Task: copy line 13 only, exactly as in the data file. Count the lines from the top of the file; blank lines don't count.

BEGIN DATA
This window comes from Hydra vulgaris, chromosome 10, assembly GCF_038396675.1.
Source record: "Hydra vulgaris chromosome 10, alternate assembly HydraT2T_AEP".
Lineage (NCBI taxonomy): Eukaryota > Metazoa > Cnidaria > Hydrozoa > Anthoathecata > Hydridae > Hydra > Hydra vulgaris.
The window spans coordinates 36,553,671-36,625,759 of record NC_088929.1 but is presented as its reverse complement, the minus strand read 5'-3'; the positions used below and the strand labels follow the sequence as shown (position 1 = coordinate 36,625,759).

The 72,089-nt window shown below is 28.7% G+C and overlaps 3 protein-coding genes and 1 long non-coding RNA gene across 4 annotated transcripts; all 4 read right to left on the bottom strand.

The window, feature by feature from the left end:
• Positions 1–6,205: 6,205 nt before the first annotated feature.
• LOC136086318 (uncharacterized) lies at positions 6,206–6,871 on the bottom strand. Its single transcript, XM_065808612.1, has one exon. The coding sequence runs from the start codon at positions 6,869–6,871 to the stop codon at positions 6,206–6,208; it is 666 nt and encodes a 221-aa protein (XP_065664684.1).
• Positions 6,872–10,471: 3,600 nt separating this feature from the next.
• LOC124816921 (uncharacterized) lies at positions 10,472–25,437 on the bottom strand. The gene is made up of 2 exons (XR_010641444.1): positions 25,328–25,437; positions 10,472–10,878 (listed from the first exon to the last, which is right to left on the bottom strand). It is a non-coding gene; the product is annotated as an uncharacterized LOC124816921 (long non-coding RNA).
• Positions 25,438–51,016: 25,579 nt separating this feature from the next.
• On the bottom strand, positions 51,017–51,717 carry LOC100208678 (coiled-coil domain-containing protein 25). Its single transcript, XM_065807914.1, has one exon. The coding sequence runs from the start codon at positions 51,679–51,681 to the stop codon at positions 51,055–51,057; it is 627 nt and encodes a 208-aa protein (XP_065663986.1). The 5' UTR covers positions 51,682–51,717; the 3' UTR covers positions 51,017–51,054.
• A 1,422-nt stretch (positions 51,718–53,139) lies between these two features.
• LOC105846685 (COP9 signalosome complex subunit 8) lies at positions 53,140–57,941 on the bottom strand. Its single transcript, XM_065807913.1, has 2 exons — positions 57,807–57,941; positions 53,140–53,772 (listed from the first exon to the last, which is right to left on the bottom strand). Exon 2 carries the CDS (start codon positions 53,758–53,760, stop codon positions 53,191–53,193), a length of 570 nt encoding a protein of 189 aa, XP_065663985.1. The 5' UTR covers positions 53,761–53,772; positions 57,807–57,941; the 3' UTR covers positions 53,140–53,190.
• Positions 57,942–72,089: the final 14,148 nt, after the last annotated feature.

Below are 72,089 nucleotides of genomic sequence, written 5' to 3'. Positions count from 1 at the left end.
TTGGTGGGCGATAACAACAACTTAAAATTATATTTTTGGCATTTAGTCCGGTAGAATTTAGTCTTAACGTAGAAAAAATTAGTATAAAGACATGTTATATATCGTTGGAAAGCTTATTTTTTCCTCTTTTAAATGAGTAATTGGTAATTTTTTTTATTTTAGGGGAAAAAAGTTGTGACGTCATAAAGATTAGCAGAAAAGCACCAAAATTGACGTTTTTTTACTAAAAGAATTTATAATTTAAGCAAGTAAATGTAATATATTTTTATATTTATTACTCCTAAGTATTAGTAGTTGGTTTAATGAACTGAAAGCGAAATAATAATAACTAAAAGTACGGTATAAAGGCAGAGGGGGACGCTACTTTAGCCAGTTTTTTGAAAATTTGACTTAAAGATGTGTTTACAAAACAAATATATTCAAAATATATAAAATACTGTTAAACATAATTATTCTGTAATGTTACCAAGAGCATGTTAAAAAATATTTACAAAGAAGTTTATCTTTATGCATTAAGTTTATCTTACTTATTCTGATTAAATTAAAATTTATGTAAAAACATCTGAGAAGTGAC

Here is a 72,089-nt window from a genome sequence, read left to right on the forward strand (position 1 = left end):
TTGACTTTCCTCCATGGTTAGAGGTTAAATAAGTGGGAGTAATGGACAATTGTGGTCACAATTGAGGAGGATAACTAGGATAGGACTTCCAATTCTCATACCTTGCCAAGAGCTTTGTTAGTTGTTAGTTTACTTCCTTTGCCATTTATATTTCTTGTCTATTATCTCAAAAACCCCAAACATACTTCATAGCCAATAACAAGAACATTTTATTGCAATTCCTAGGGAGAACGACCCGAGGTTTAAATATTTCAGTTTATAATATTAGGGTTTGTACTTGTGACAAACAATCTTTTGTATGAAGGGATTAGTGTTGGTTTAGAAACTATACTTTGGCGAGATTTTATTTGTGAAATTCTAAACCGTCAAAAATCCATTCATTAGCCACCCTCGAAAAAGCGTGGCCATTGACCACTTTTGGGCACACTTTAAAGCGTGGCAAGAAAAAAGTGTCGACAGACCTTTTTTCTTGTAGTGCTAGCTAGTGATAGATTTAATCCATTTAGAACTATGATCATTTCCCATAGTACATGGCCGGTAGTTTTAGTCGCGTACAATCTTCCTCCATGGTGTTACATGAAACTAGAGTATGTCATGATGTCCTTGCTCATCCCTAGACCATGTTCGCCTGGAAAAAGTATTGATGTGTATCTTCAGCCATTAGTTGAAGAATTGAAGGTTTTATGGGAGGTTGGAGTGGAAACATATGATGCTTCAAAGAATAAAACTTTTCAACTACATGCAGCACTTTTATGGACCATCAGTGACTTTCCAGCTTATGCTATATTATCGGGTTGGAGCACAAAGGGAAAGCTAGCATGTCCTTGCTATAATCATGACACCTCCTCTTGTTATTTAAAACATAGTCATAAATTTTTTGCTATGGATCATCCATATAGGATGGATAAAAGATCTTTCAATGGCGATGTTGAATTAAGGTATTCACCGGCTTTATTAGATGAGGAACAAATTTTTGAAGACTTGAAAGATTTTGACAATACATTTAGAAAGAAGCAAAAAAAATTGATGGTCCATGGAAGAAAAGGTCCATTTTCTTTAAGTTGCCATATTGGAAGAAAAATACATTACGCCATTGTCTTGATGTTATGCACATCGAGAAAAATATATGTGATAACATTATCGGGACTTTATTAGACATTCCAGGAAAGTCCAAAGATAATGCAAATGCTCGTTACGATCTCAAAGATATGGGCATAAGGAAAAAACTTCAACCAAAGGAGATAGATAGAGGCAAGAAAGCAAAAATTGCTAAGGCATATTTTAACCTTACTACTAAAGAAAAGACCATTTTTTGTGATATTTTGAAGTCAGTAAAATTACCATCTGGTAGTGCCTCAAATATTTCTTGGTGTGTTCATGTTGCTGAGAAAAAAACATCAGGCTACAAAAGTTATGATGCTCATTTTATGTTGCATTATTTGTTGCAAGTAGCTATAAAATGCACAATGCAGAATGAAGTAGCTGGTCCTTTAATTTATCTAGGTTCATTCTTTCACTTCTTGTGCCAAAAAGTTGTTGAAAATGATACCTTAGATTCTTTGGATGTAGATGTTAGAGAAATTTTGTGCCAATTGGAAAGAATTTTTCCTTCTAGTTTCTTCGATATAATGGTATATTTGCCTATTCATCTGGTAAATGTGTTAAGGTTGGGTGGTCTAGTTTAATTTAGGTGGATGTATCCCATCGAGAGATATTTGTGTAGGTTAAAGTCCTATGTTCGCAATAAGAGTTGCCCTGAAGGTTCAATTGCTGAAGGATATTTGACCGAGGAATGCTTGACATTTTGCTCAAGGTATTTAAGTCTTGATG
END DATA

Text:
• A 1,422-nt stretch (positions 51,718–53,139) lies between these two features.